keywords = "Cardiac output, Doppler sonography, Fick method, Thermodilution",
author = "E. Welch and Shahnaz Duara and C. Suguihara and Bandstra, {Emmalee S} and Eduardo Bancalari",
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volume = "66",
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T1 - Validation of cardiac output measurements with noninvasive Doppler echocardiography by thermodilution and Fick methods in newborn piglets

AU - Welch, E.

AU - Duara, Shahnaz

AU - Suguihara, C.

AU - Bandstra, Emmalee S

AU - Bancalari, Eduardo

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N2 - Since cardiac output measured by the noninvasive pulsed Doppler technique has not been well correlated to results from the invasive thermodilution or Fick methods in neonates, the three methods were evaluated in 6 sedated newborn piglets (age ≤ 7 days, weight 1.5 ± 0.7 kg) in room air and after 10 min of hypoxia. Doppler velocities were measured in the ascending aorta, and the aortic root diameter was measured in early diastole. A Swan-Ganz catheter in the left pulmonary artery sampled mixed venous blood for central venous O2 content and measured cardiac output by thermodilution. Oxygen consumption was measured by the open-circuit technique and used to determine cardiac output by the Fick method. In room air, values obtained by pulsed Doppler, thermodilution and Fick methods (0.270 ± 0.05, 0.246 ± 0.05 and 0.241 ± 0.05 liters/kg/min, respectively) were similar, with a correlation coefficient (r) between Doppler and thermodilution values of 0.89, Doppler and Fick values of 0.82 and thermodilution and Fick values of 0.88. Although hypoxia sometimes produced larger differences between paired values, correlation coefficients remained high (Doppler echocardiography vs. thermodilution, r = 0.96; Doppler vs. Fick methods, r = 0.92; thermodilution vs. Fick method, r = 0.95). The mean ± SD of the percent difference between values obtained by Doppler echocardiography and thermodilution was 4.2 ± 14.4% in room air and 12.8 ± 14.4% in hypoxia, whereas differences in values obtained by Doppler and Fick methods was 6 ± 14.9% in room air and 14.7 ± 8.5% with hypoxia. We conclude that pulsed Doppler echocardiography correlates well with the standard invasive methods for measuring cardiac output during normoxia and hypoxia in newborns, but a greater variability between individual results is sometimes seen during hypoxia.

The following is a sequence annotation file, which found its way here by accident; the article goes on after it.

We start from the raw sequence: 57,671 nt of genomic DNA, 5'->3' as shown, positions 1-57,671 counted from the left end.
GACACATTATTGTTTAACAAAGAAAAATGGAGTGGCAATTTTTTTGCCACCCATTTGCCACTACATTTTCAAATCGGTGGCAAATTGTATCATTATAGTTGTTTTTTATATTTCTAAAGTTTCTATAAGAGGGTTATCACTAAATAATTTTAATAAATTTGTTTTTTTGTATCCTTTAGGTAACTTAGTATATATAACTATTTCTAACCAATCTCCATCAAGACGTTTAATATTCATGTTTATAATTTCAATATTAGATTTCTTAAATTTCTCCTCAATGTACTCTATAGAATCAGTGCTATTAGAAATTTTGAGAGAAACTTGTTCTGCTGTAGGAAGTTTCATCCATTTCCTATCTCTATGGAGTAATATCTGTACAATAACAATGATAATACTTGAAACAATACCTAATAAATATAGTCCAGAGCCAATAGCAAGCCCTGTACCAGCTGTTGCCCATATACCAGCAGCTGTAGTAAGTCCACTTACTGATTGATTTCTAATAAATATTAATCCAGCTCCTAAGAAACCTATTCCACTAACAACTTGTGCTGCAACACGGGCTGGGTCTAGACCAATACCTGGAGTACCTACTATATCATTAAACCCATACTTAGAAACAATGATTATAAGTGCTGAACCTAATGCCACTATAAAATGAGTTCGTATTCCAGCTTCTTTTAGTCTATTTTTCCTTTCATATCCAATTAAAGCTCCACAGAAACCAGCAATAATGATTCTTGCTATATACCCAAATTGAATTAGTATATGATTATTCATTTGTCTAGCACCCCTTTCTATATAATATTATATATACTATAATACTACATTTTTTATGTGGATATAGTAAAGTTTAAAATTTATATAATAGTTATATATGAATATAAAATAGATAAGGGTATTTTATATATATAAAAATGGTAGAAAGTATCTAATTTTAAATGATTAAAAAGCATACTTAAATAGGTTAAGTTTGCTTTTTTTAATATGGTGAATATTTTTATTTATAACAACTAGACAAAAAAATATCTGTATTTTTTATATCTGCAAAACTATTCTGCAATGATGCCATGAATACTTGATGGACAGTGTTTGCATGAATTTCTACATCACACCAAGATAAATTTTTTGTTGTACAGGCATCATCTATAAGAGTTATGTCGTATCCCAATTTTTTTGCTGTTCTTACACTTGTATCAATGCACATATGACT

AB - Since cardiac output measured by the noninvasive pulsed Doppler technique has not been well correlated to results from the invasive thermodilution or Fick methods in neonates, the three methods were evaluated in 6 sedated newborn piglets (age ≤ 7 days, weight 1.5 ± 0.7 kg) in room air and after 10 min of hypoxia. Doppler velocities were measured in the ascending aorta, and the aortic root diameter was measured in early diastole. A Swan-Ganz catheter in the left pulmonary artery sampled mixed venous blood for central venous O2 content and measured cardiac output by thermodilution. Oxygen consumption was measured by the open-circuit technique and used to determine cardiac output by the Fick method. In room air, values obtained by pulsed Doppler, thermodilution and Fick methods (0.270 ± 0.05, 0.246 ± 0.05 and 0.241 ± 0.05 liters/kg/min, respectively) were similar, with a correlation coefficient (r) between Doppler and thermodilution values of 0.89, Doppler and Fick values of 0.82 and thermodilution and Fick values of 0.88. Although hypoxia sometimes produced larger differences between paired values, correlation coefficients remained high (Doppler echocardiography vs. thermodilution, r = 0.96; Doppler vs. Fick methods, r = 0.92; thermodilution vs. Fick method, r = 0.95). The mean ± SD of the percent difference between values obtained by Doppler echocardiography and thermodilution was 4.2 ± 14.4% in room air and 12.8 ± 14.4% in hypoxia, whereas differences in values obtained by Doppler and Fick methods was 6 ± 14.9% in room air and 14.7 ± 8.5% with hypoxia. We conclude that pulsed Doppler echocardiography correlates well with the standard invasive methods for measuring cardiac output during normoxia and hypoxia in newborns, but a greater variability between individual results is sometimes seen during hypoxia.